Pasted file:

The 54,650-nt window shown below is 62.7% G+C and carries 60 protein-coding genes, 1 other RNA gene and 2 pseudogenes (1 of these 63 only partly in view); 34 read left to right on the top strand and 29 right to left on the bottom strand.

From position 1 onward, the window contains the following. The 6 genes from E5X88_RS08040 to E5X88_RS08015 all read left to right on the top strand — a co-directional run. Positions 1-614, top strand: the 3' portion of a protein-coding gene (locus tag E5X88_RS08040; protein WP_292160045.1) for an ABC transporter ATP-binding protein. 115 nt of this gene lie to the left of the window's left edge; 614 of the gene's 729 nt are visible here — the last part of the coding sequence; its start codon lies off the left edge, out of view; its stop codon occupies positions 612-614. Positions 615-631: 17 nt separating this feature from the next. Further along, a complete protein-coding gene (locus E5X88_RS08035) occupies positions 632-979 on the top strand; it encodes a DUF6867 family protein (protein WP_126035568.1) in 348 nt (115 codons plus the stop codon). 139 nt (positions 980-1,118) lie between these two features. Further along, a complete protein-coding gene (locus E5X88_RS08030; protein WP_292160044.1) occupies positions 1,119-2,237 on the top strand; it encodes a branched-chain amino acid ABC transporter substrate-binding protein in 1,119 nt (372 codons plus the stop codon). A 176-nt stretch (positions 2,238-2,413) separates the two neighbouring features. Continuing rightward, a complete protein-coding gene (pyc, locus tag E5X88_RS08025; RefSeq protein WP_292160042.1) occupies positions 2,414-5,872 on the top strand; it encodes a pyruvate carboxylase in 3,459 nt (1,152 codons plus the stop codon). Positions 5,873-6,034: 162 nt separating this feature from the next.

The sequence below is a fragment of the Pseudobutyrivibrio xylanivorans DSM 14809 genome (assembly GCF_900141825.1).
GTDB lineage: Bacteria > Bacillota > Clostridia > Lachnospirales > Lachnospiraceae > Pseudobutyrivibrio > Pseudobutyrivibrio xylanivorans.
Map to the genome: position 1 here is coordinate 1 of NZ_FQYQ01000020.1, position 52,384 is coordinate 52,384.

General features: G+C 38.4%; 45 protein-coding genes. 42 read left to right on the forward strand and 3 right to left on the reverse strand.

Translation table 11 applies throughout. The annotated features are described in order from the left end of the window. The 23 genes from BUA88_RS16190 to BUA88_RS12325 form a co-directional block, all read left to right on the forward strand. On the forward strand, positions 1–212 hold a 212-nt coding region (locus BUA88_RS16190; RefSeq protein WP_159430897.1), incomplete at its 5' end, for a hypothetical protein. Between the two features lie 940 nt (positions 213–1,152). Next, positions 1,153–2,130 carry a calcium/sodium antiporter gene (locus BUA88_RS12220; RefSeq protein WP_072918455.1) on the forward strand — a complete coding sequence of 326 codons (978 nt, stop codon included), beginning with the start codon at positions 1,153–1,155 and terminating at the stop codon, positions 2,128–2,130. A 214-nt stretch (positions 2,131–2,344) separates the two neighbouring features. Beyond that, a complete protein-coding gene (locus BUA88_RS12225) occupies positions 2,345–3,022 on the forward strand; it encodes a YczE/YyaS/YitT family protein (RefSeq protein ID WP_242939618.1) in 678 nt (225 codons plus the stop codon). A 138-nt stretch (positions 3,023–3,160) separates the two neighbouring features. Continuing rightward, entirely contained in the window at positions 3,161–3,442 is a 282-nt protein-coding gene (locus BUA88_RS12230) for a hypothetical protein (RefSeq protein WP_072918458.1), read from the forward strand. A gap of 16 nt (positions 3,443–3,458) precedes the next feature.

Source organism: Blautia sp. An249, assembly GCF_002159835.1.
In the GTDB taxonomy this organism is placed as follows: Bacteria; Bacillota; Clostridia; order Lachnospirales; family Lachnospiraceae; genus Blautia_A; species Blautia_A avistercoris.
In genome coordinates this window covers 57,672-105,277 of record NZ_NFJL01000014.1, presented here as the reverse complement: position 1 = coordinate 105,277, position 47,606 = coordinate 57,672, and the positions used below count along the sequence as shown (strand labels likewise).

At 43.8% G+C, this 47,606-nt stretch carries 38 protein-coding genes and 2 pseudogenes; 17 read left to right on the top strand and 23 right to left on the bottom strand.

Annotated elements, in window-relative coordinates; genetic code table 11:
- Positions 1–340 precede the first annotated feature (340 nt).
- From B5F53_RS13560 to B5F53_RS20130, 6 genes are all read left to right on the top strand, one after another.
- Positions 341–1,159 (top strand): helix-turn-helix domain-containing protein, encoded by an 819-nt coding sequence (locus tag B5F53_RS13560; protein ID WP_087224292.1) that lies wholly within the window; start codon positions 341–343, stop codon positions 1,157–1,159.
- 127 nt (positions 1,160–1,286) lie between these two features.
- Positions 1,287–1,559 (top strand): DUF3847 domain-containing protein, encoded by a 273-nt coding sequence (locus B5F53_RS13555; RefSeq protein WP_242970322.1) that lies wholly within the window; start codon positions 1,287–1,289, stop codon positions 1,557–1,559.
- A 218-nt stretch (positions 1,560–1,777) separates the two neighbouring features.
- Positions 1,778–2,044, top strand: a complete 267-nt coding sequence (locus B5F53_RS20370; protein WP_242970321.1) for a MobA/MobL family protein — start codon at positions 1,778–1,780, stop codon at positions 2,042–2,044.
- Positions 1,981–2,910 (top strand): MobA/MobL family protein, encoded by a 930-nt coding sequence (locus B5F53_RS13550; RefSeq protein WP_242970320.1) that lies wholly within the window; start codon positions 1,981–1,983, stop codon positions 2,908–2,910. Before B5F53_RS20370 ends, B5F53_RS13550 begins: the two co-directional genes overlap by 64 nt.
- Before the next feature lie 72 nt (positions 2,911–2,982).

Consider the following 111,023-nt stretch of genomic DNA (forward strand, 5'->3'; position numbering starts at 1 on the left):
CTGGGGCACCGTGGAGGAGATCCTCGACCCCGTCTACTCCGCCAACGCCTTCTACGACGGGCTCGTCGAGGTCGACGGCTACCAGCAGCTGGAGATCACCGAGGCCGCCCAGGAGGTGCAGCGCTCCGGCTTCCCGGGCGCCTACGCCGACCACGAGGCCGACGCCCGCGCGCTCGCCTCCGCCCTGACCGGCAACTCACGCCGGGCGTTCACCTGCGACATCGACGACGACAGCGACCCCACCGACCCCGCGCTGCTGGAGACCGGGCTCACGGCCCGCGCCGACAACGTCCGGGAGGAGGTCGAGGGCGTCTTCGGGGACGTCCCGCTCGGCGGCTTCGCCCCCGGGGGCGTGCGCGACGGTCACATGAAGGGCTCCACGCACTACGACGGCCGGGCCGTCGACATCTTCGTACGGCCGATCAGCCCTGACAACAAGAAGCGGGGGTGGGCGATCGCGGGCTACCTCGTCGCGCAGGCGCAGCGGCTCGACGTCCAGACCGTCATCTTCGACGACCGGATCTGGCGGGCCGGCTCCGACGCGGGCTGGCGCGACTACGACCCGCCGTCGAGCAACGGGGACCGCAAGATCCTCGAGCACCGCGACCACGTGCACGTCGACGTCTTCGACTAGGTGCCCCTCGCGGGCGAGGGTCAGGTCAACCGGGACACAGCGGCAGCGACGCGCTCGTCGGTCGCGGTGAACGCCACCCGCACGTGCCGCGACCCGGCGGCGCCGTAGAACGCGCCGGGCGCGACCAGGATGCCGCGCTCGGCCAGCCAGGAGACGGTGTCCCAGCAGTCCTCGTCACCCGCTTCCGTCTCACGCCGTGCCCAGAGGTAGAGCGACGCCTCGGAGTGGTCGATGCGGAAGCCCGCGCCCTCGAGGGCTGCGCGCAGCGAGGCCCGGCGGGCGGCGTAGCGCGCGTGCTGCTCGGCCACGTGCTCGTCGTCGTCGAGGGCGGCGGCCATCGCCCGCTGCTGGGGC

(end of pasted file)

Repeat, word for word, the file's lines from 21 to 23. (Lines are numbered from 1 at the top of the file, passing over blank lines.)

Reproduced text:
- Before the next feature lie 72 nt (positions 2,911–2,982).

Consider the following 111,023-nt stretch of genomic DNA (forward strand, 5'->3'; position numbering starts at 1 on the left):
CTGGGGCACCGTGGAGGAGATCCTCGACCCCGTCTACTCCGCCAACGCCTTCTACGACGGGCTCGTCGAGGTCGACGGCTACCAGCAGCTGGAGATCACCGAGGCCGCCCAGGAGGTGCAGCGCTCCGGCTTCCCGGGCGCCTACGCCGACCACGAGGCCGACGCCCGCGCGCTCGCCTCCGCCCTGACCGGCAACTCACGCCGGGCGTTCACCTGCGACATCGACGACGACAGCGACCCCACCGACCCCGCGCTGCTGGAGACCGGGCTCACGGCCCGCGCCGACAACGTCCGGGAGGAGGTCGAGGGCGTCTTCGGGGACGTCCCGCTCGGCGGCTTCGCCCCCGGGGGCGTGCGCGACGGTCACATGAAGGGCTCCACGCACTACGACGGCCGGGCCGTCGACATCTTCGTACGGCCGATCAGCCCTGACAACAAGAAGCGGGGGTGGGCGATCGCGGGCTACCTCGTCGCGCAGGCGCAGCGGCTCGACGTCCAGACCGTCATCTTCGACGACCGGATCTGGCGGGCCGGCTCCGACGCGGGCTGGCGCGACTACGACCCGCCGTCGAGCAACGGGGACCGCAAGATCCTCGAGCACCGCGACCACGTGCACGTCGACGTCTTCGACTAGGTGCCCCTCGCGGGCGAGGGTCAGGTCAACCGGGACACAGCGGCAGCGACGCGCTCGTCGGTCGCGGTGAACGCCACCCGCACGTGCCGCGACCCGGCGGCGCCGTAGAACGCGCCGGGCGCGACCAGGATGCCGCGCTCGGCCAGCCAGGAGACGGTGTCCCAGCAGTCCTCGTCACCCGCTTCCGTCTCACGCCGTGCCCAGAGGTAGAGCGACGCCTCGGAGTGGTCGATGCGGAAGCCCGCGCCCTCGAGGGCTGCGCGCAGCGAGGCCCGGCGGGCGGCGTAGCGCGCGTGCTGCTCGGCCACGTGCTCGTCGTCGTCGAGGGCGGCGGCCATCGCCCGCTGCTGGGGC